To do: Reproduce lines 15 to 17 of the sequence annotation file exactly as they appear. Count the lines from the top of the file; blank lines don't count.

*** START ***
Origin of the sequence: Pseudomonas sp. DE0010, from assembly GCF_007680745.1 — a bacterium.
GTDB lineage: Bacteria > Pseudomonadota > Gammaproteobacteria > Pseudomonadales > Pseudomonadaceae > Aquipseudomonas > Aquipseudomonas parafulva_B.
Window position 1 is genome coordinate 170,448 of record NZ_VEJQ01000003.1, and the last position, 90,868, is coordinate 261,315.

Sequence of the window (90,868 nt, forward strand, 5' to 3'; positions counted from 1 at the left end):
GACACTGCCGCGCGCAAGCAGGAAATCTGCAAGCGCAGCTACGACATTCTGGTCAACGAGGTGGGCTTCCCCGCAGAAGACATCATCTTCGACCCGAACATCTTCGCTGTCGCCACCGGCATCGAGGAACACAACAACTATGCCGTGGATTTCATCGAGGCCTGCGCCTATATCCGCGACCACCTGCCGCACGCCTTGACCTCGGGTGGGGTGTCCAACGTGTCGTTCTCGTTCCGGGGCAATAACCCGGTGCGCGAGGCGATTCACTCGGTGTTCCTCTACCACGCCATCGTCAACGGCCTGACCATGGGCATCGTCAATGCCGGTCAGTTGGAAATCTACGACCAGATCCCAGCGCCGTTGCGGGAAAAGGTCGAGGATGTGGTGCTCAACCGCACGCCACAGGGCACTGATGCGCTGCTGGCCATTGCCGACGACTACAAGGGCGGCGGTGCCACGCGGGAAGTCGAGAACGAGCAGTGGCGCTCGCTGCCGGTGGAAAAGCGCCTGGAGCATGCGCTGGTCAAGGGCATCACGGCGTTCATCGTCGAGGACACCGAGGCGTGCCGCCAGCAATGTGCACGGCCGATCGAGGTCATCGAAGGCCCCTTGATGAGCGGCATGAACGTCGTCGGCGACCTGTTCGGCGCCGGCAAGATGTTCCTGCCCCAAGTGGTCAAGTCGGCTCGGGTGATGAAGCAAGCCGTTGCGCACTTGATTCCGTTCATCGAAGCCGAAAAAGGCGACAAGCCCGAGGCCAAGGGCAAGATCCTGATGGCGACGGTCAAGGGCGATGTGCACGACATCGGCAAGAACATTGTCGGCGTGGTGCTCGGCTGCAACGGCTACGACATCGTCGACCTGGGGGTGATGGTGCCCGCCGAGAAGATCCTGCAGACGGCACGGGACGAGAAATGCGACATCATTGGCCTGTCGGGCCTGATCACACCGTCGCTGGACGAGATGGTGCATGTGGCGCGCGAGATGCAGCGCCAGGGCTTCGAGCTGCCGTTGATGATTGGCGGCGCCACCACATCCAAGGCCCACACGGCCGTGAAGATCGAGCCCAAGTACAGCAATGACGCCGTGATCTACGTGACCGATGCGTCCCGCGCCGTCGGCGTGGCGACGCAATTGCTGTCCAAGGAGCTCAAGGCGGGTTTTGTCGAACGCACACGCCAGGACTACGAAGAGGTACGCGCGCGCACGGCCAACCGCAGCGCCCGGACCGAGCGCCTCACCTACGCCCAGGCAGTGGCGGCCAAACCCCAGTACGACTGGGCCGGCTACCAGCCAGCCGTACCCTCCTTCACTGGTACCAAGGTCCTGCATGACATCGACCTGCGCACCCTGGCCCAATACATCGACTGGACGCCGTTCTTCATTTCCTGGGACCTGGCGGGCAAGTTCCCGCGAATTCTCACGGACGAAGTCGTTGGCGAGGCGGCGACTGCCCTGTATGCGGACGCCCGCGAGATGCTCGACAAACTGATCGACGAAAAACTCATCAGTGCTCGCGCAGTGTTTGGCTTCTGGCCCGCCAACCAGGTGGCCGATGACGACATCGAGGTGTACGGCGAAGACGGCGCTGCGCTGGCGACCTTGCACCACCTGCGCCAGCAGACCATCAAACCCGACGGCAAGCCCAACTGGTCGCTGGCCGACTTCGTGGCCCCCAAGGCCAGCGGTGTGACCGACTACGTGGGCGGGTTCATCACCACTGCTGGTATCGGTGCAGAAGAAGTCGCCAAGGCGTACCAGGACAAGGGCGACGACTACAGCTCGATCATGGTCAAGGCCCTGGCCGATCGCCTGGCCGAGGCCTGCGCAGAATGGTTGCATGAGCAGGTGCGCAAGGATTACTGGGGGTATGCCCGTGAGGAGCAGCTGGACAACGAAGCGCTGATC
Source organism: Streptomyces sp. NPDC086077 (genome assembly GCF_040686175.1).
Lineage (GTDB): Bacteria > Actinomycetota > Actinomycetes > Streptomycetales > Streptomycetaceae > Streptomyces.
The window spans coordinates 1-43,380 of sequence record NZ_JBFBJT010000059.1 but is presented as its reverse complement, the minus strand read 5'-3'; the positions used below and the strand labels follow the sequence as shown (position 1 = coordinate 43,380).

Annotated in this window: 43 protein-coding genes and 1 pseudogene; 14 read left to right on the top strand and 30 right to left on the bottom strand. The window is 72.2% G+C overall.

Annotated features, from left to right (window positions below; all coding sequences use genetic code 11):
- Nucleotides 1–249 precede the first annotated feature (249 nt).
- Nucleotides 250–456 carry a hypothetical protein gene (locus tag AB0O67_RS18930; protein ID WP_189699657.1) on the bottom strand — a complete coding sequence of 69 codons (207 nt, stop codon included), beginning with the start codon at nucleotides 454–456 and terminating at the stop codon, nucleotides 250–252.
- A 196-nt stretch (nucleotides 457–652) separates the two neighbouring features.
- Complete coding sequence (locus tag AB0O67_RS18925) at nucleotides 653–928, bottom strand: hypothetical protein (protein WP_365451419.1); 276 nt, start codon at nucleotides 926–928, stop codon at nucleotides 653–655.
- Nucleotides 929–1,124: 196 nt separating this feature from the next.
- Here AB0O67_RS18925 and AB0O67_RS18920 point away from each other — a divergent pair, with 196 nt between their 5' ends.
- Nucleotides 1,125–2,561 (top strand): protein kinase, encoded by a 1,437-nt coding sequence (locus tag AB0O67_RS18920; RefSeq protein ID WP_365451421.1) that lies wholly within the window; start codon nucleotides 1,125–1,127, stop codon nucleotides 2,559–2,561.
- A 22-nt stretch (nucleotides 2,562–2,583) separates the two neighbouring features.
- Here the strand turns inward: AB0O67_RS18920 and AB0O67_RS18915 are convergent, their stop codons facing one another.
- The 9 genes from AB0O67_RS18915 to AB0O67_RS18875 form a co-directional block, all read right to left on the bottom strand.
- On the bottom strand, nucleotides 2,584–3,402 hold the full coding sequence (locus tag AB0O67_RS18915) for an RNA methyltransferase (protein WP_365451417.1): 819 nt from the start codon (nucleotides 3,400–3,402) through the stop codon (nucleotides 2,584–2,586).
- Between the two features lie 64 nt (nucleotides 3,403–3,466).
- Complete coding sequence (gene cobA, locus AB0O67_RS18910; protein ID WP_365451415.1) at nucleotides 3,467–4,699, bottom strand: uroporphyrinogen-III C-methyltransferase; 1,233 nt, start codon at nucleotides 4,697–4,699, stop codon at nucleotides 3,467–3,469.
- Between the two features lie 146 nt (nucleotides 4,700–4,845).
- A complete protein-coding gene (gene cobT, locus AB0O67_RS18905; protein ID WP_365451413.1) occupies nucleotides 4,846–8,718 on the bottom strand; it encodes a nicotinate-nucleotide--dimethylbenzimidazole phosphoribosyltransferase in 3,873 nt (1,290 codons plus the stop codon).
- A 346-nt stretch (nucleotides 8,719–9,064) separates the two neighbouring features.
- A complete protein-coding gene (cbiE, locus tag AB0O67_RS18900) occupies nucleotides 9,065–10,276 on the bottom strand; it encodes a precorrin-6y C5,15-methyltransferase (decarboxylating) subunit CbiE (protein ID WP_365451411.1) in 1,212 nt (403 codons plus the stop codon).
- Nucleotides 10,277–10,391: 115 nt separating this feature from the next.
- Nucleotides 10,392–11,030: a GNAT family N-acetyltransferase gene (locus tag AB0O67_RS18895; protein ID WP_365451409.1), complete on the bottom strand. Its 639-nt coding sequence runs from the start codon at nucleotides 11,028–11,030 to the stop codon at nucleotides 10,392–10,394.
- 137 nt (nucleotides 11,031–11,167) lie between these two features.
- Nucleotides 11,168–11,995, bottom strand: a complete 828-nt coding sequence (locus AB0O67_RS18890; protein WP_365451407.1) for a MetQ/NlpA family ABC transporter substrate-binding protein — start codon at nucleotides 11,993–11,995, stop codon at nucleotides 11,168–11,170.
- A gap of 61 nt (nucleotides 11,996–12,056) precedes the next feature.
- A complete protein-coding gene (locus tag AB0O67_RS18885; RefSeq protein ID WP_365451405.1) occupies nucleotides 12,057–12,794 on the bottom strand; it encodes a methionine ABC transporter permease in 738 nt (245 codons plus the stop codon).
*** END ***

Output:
- Nucleotides 929–1,124: 196 nt separating this feature from the next.
- Here AB0O67_RS18925 and AB0O67_RS18920 point away from each other — a divergent pair, with 196 nt between their 5' ends.
- Nucleotides 1,125–2,561 (top strand): protein kinase, encoded by a 1,437-nt coding sequence (locus tag AB0O67_RS18920; RefSeq protein ID WP_365451421.1) that lies wholly within the window; start codon nucleotides 1,125–1,127, stop codon nucleotides 2,559–2,561.